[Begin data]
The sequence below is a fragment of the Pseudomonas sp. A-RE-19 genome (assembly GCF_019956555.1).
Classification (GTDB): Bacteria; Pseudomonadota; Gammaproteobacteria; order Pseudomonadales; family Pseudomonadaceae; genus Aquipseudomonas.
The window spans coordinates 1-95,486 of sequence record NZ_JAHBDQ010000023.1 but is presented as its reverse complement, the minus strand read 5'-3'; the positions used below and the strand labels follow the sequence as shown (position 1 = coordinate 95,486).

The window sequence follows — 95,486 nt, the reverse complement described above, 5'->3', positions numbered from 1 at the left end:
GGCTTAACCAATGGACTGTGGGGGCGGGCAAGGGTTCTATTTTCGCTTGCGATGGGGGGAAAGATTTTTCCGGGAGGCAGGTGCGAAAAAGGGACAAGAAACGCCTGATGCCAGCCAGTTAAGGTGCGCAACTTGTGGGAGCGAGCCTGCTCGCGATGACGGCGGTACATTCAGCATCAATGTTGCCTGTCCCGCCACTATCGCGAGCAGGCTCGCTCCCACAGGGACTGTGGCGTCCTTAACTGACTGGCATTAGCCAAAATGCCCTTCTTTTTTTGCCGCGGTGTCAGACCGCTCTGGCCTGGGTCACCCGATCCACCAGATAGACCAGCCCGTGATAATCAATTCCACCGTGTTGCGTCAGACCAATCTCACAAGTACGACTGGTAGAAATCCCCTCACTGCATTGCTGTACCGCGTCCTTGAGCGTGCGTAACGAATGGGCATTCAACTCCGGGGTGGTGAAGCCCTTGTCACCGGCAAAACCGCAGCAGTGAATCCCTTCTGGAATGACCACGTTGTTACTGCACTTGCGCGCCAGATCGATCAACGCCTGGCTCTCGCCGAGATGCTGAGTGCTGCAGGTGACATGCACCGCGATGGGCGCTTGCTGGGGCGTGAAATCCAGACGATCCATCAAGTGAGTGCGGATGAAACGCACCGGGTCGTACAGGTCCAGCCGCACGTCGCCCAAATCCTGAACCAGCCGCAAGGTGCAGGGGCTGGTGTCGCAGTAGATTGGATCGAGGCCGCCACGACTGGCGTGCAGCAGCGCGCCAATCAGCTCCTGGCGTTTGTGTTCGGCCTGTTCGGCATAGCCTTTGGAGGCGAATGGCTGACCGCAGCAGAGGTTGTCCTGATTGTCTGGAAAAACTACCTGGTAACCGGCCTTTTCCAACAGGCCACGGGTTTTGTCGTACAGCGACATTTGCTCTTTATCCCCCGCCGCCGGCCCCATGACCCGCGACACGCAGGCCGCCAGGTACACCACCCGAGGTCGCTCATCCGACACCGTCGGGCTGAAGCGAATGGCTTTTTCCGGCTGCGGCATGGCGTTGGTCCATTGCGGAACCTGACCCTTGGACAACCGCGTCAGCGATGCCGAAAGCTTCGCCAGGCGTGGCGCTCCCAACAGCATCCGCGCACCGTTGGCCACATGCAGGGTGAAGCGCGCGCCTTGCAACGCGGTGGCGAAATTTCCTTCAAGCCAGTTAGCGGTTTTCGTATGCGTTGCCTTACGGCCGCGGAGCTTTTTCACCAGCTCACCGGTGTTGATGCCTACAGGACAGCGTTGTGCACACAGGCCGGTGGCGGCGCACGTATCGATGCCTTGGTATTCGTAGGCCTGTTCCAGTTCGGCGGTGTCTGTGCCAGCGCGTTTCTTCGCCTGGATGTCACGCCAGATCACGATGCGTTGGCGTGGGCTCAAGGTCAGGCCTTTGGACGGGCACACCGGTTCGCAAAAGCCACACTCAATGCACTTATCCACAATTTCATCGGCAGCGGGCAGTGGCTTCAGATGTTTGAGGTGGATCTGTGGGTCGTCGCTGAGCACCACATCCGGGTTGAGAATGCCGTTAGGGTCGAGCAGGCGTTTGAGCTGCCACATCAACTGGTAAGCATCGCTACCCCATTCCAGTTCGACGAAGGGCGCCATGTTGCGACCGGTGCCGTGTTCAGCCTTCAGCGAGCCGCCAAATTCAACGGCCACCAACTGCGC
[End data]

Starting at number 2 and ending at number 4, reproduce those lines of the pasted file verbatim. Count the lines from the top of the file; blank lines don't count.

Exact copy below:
Classification (GTDB): Bacteria; Pseudomonadota; Gammaproteobacteria; order Pseudomonadales; family Pseudomonadaceae; genus Aquipseudomonas.
The window spans coordinates 1-95,486 of sequence record NZ_JAHBDQ010000023.1 but is presented as its reverse complement, the minus strand read 5'-3'; the positions used below and the strand labels follow the sequence as shown (position 1 = coordinate 95,486).

The window sequence follows — 95,486 nt, the reverse complement described above, 5'->3', positions numbered from 1 at the left end: